Google ad ban delivers major blow to No campaign

The Irish abortion referendum

The Irish abortion referendum

The company have said that the move is part of its broader efforts around election integrity globally.

It means ads related to this month's abortion referendum will disappear from Google and YouTube over the next day.

Communications Director from the Save the 8th campaign, John McGuirk, who welcomed Facebook's decision to ban referendum content, announced at the press conference that he believes Google's announcement was made "in the face of a sustained campaign from the "Yes" side to suggest that the "No" campaign is doing something wrong by investing its funding in online advertising".

Now in Ireland, social media and internet companies are not banned from accepting ads from groups outside of the state, while campaign groups are not allowed to receive foreign funding.

A statement from all three campaign groups for a No vote rejected Google's explanation that the move was about "concerns about the integrity of elections".

Pro-choice groups say it creates a level playing field, but pro-life groups say it's an attempt to "rig the referendum".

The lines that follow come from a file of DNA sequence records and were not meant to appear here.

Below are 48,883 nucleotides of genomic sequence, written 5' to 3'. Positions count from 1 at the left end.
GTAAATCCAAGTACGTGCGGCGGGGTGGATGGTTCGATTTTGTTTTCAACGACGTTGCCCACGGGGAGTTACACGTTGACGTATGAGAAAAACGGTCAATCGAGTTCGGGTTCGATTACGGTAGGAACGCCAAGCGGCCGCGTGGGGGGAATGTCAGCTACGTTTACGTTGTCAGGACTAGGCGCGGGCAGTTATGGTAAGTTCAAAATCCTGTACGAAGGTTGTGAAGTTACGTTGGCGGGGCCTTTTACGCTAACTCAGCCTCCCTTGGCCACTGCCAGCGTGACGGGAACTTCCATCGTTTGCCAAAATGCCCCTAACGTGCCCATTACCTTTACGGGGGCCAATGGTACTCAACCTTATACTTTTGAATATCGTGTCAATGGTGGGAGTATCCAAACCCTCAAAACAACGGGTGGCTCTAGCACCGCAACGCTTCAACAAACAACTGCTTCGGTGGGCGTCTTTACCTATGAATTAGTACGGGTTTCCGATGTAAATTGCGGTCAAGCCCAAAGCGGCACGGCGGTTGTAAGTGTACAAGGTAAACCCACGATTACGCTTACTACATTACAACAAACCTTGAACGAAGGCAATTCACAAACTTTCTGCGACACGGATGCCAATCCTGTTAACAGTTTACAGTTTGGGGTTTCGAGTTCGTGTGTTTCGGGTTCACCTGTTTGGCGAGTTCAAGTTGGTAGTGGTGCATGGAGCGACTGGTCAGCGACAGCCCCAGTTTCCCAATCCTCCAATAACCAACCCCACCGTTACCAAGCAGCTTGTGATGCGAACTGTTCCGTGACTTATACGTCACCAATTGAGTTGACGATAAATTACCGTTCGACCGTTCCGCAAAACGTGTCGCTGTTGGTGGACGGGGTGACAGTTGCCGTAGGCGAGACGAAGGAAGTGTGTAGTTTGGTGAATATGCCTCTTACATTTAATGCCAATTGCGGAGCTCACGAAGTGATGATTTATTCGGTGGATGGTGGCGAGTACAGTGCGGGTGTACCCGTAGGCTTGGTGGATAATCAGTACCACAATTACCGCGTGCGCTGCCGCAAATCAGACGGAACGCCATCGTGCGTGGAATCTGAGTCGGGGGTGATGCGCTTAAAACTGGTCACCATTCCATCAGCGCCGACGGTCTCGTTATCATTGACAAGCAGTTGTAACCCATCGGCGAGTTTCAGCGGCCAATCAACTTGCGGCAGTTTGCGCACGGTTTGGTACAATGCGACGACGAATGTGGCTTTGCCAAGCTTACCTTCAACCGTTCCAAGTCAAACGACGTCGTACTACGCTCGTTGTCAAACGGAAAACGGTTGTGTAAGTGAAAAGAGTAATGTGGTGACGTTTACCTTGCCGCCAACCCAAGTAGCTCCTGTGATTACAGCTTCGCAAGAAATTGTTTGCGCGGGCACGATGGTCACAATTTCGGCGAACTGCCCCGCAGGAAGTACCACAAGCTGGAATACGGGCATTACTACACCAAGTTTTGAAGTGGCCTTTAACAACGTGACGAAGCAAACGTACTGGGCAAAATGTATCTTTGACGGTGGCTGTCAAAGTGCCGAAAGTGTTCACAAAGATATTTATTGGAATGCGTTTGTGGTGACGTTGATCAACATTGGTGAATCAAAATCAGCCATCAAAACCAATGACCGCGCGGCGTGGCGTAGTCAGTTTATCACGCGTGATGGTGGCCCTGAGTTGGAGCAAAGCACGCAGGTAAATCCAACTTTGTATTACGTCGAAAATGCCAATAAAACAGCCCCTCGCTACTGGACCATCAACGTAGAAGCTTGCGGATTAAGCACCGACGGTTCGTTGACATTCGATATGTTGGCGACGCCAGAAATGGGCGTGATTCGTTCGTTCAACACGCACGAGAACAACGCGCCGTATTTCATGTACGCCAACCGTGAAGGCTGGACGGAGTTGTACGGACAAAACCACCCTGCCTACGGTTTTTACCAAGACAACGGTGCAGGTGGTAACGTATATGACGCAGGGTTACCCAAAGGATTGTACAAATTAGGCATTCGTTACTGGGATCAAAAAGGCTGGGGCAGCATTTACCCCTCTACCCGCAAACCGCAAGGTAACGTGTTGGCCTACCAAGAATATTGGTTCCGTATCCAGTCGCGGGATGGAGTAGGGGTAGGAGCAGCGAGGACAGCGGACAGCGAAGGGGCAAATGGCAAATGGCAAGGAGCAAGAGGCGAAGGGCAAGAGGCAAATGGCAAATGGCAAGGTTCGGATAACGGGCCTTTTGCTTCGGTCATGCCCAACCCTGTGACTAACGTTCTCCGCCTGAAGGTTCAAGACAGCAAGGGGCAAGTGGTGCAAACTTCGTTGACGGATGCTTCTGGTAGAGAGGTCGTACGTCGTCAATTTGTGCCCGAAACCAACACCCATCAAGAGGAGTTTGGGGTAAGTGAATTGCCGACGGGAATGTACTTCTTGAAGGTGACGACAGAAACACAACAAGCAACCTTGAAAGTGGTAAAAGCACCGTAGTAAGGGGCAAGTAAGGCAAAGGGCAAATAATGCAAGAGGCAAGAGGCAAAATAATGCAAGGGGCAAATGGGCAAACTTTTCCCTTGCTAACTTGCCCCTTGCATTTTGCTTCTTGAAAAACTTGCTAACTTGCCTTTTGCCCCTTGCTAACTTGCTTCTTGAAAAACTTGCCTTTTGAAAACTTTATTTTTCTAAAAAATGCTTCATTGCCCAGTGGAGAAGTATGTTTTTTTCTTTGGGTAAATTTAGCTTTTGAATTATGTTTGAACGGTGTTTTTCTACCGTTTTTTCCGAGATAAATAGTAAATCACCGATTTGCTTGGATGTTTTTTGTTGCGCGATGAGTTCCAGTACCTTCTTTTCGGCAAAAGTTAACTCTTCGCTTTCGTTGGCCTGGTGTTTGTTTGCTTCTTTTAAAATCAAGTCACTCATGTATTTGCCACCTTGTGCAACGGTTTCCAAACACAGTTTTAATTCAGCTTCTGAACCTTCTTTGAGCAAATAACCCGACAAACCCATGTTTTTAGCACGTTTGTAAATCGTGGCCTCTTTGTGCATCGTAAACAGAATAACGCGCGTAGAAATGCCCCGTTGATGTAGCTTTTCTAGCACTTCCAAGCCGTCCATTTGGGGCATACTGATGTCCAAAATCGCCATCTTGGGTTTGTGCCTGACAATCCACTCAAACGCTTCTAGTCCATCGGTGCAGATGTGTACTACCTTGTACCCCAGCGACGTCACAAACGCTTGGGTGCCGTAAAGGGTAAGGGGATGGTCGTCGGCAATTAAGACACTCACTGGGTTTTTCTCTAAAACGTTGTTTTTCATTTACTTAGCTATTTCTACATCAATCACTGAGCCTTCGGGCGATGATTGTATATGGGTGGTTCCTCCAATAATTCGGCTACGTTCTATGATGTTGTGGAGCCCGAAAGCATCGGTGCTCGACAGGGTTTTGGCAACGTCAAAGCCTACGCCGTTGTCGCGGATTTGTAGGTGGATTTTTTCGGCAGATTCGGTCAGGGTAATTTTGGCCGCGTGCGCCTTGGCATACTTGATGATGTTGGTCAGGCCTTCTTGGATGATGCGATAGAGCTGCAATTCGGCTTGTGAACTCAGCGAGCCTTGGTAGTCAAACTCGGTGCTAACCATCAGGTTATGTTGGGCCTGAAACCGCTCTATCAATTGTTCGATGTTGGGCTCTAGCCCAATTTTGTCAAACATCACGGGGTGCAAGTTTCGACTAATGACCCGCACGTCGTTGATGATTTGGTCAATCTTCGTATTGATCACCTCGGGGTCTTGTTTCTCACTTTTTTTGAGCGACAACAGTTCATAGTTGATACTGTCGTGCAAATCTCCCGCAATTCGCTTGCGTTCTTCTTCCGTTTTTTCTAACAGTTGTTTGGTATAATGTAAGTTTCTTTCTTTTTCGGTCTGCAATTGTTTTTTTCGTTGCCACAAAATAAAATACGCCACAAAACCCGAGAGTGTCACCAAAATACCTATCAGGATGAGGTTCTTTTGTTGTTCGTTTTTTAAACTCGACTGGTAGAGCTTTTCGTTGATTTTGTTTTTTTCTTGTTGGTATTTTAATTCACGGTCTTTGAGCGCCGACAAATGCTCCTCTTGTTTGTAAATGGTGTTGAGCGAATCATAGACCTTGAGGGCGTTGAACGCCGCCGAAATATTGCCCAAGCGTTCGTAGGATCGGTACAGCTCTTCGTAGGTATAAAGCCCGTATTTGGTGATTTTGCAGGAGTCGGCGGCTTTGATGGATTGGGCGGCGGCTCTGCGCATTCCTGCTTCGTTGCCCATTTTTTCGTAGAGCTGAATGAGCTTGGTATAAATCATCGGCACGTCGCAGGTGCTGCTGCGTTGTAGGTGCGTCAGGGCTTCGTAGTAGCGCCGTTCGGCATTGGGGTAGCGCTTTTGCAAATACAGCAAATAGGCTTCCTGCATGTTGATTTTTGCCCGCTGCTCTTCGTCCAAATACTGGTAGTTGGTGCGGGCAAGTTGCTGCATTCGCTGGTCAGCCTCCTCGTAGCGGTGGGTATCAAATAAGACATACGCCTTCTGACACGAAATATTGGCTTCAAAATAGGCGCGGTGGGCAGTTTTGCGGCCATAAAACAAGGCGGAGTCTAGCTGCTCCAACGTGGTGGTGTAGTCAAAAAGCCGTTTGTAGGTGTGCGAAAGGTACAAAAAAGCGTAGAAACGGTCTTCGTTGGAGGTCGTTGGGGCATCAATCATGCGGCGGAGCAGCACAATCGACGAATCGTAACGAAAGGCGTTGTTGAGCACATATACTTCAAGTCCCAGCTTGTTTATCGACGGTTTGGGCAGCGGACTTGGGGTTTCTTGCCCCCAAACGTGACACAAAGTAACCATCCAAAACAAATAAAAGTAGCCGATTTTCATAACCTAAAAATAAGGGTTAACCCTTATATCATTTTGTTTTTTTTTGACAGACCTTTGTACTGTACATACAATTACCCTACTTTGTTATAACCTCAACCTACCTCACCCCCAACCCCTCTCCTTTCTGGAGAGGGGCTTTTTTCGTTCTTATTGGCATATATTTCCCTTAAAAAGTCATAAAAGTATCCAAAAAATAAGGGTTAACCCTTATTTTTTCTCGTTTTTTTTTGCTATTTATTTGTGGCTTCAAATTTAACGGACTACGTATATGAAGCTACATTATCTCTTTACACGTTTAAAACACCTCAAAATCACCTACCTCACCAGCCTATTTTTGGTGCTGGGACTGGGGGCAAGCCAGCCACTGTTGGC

Lawless said he had concerns about some of the online advertising from both sides in the referendum campaign.

"Following our update around election integrity efforts globally, we have made a decision to pause all ads related to the Irish referendum on the Eighth Amendment", said a Google spokesperson.

"Online was the only platform available to the No campaign to speak to voters directly".

At a joint press conference on Wednesday, No campaigners said that the move was taken out of fear the No side might win.

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"It is very clear that the Government, much of the establishment media, and corporate Ireland have determined that anything that needs to be done to secure a Yes vote, must be done".

Speaking today following Google's announcement, Mr McGuirk said: "There's a reason Together For Yes are celebrating today, and sending out celebratory tweets, and that's because they see this as a massive victory for their side of the referendum".

"It's a step in the right direction, but it's an terrible pity we couldn't have done this six months ago", said Lawless, who has introduced a bill to Ireland's parliament that would require all online advertisers to disclose the publishers and sponsors behind ads.

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